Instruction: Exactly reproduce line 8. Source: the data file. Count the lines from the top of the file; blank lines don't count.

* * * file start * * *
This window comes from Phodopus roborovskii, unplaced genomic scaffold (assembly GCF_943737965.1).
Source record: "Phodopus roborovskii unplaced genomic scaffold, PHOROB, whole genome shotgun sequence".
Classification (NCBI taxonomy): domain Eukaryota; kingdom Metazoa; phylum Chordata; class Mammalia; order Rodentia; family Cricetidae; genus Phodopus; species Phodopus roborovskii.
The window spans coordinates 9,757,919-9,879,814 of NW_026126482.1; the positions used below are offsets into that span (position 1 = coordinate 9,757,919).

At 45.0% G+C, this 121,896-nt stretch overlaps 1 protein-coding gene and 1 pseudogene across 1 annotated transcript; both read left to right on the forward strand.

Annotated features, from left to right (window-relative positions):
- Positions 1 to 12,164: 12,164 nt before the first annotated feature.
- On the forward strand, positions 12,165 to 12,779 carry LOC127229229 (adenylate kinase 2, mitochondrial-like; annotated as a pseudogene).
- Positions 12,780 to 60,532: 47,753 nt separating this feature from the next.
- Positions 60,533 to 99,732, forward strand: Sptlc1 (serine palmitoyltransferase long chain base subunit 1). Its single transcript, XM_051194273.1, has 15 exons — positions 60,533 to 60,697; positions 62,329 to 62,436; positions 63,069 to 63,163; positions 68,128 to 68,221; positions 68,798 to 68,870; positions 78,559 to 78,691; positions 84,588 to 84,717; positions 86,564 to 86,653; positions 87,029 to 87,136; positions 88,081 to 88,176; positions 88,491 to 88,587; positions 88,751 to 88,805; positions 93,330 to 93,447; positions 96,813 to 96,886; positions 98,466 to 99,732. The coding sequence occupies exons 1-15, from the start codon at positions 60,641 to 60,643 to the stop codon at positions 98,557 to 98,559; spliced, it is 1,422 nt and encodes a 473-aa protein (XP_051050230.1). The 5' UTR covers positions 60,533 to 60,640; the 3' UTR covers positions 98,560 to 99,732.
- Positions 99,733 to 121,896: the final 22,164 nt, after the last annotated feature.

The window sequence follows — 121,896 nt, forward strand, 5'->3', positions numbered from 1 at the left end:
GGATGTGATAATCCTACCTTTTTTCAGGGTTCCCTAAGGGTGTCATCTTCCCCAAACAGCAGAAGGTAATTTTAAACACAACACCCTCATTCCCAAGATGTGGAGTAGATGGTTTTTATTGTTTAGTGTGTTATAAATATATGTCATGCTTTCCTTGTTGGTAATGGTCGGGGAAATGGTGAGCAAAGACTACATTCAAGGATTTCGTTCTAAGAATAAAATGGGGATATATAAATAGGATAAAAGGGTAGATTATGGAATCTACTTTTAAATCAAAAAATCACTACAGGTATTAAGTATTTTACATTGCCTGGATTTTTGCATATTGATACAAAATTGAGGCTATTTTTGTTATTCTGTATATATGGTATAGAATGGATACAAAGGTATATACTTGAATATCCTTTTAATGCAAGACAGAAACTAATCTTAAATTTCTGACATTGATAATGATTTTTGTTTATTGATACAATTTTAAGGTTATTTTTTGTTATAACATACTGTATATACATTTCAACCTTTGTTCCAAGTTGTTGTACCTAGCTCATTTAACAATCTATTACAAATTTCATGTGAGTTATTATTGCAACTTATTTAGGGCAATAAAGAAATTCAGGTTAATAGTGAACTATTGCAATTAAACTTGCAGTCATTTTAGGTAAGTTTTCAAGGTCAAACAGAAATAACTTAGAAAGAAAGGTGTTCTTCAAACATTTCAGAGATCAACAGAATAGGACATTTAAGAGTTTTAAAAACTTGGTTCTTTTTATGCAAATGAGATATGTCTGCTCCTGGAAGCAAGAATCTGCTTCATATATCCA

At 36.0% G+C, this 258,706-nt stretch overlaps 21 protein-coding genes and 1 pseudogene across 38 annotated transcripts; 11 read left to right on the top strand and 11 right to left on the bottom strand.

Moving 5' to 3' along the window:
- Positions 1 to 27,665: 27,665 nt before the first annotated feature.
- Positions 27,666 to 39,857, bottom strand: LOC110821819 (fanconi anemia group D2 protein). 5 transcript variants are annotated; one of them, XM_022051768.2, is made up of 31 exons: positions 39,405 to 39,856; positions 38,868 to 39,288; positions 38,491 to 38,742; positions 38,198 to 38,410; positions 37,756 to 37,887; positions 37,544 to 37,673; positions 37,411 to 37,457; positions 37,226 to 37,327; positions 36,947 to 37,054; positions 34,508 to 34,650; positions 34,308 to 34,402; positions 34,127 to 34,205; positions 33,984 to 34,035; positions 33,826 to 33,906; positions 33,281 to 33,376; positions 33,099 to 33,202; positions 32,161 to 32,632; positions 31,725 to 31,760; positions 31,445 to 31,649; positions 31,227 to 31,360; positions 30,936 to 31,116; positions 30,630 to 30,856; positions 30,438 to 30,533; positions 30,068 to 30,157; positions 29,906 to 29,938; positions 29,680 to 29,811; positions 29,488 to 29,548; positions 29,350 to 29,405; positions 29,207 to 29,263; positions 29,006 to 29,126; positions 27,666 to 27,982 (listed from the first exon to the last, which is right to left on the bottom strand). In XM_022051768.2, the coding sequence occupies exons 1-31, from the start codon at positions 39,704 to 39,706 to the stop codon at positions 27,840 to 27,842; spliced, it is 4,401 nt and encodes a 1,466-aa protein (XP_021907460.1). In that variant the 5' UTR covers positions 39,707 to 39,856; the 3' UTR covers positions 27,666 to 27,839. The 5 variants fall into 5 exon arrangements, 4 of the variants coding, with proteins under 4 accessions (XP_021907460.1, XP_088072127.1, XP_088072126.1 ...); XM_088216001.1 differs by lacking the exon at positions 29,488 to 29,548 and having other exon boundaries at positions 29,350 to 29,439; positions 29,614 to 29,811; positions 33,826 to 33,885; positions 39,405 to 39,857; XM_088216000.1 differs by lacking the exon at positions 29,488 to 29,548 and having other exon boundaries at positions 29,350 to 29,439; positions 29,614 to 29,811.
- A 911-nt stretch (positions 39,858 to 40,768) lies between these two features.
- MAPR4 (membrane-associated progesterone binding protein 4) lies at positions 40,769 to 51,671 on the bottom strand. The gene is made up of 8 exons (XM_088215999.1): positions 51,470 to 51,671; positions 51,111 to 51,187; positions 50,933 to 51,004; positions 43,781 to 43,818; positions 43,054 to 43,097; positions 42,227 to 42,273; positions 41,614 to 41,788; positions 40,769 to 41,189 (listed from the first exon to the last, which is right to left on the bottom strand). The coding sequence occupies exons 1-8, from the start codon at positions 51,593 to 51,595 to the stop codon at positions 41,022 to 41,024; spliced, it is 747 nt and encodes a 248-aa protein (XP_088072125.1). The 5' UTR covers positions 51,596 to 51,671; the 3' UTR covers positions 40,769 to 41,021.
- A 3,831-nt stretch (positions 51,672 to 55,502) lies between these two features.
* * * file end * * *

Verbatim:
- On the forward strand, positions 12,165 to 12,779 carry LOC127229229 (adenylate kinase 2, mitochondrial-like; annotated as a pseudogene).